This sculpture by Jorge Oteiza is one of his famous empty boxes. It represents the second stage, and complements another similar work held at the Museum of San Telmo, San Sebastian, although it is of a considerably larger scale than the works handled by the sculptor up till then. The work weighs some 1,500 kg and was conceived as homage to the Basque warrior Odysseus. Although it is true to say that Odysseus was Greek, geographically speaking, Oteiza identified him as the spirit of the proto-historical Basque hunter, as a Basque warrior. This is an abstract work of sculpture with a tremendous symbolic meaning for the author. It comprises a series of black steel plates, which are arranged at right angles, leaving empty spaces within. Some plates are closed, opaque, whilst others are open, with openings, making it possible to contemplate the inner part of the work. This sculpture reflects the author"s ongoing concern for the de-occupation of space, the significance ofnothingness. Oteiza defined these empty boxes as impressive closed spaces, straight prisms, geometrically straight voids, timeless, labyrinth traps. The author started investigating along these lines in 1957 approximately. In Sao Paulo he presented a series of Empty Constructions in sheet iron. The titles of the works give an idea of the theoretic approach adopted by Oteiza: active de-occupation of space; empty construction; chain of voids, etc.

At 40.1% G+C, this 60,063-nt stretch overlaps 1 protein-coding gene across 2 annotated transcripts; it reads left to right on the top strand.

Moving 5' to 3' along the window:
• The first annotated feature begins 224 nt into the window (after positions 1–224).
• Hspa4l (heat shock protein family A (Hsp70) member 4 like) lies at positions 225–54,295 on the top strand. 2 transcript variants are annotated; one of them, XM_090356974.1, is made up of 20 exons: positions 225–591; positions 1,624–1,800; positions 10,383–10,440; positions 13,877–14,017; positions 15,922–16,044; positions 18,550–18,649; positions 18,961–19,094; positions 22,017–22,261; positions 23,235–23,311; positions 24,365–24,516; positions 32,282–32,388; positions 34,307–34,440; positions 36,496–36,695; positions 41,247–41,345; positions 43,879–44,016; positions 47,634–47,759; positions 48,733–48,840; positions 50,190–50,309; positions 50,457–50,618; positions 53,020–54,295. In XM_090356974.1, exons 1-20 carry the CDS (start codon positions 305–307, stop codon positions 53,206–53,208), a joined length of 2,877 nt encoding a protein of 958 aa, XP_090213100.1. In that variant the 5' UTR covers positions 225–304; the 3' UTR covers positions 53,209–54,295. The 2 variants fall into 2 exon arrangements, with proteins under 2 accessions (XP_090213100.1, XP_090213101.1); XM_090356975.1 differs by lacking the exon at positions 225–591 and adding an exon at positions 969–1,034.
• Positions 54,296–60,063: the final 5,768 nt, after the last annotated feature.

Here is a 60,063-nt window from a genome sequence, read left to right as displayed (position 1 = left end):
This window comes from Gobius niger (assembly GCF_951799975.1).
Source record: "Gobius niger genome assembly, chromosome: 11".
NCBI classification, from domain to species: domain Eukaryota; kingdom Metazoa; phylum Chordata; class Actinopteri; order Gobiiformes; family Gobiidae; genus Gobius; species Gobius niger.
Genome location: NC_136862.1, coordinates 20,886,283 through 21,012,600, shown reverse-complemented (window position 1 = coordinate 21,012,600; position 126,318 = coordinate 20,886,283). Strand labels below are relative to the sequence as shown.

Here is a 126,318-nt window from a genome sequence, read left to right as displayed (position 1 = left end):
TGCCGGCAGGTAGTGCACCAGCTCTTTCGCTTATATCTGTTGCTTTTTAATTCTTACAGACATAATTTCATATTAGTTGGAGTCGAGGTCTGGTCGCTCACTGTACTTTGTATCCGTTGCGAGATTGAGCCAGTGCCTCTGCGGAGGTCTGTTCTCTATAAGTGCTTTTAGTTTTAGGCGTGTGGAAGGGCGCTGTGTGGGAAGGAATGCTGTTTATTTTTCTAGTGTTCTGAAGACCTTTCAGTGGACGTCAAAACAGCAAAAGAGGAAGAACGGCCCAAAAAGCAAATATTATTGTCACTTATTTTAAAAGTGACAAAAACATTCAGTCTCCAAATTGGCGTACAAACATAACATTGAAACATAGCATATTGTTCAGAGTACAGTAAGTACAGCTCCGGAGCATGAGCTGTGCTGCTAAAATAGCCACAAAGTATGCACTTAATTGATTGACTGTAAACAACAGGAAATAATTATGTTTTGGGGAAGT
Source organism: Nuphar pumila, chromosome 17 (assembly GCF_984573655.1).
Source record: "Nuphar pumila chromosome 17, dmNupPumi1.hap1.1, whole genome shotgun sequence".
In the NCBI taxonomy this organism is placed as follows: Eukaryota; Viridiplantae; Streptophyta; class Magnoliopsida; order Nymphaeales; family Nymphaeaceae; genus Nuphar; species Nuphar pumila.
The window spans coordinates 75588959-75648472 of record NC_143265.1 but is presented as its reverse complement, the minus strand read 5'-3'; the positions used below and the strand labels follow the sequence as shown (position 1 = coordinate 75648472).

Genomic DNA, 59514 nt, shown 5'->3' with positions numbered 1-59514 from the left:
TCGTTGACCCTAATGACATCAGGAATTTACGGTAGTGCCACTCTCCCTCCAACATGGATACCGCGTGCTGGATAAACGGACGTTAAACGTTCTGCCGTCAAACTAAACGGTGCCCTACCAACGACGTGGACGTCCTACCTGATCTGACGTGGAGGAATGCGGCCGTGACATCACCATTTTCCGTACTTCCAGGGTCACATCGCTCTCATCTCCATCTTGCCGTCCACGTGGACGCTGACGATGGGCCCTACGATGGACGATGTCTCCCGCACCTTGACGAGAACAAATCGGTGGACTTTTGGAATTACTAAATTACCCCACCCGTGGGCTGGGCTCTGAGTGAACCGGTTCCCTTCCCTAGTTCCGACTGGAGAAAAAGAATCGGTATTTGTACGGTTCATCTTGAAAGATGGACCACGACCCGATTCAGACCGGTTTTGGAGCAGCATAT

The Citadel and Vuelta del Castillo
Portrait of a Basque warrior called Odysseus
Jorge Oteiza, 1990
Black steel sheet.
250 x 192 x 235 cm.
Installation:1992. Location: Ciudadela (Citadel).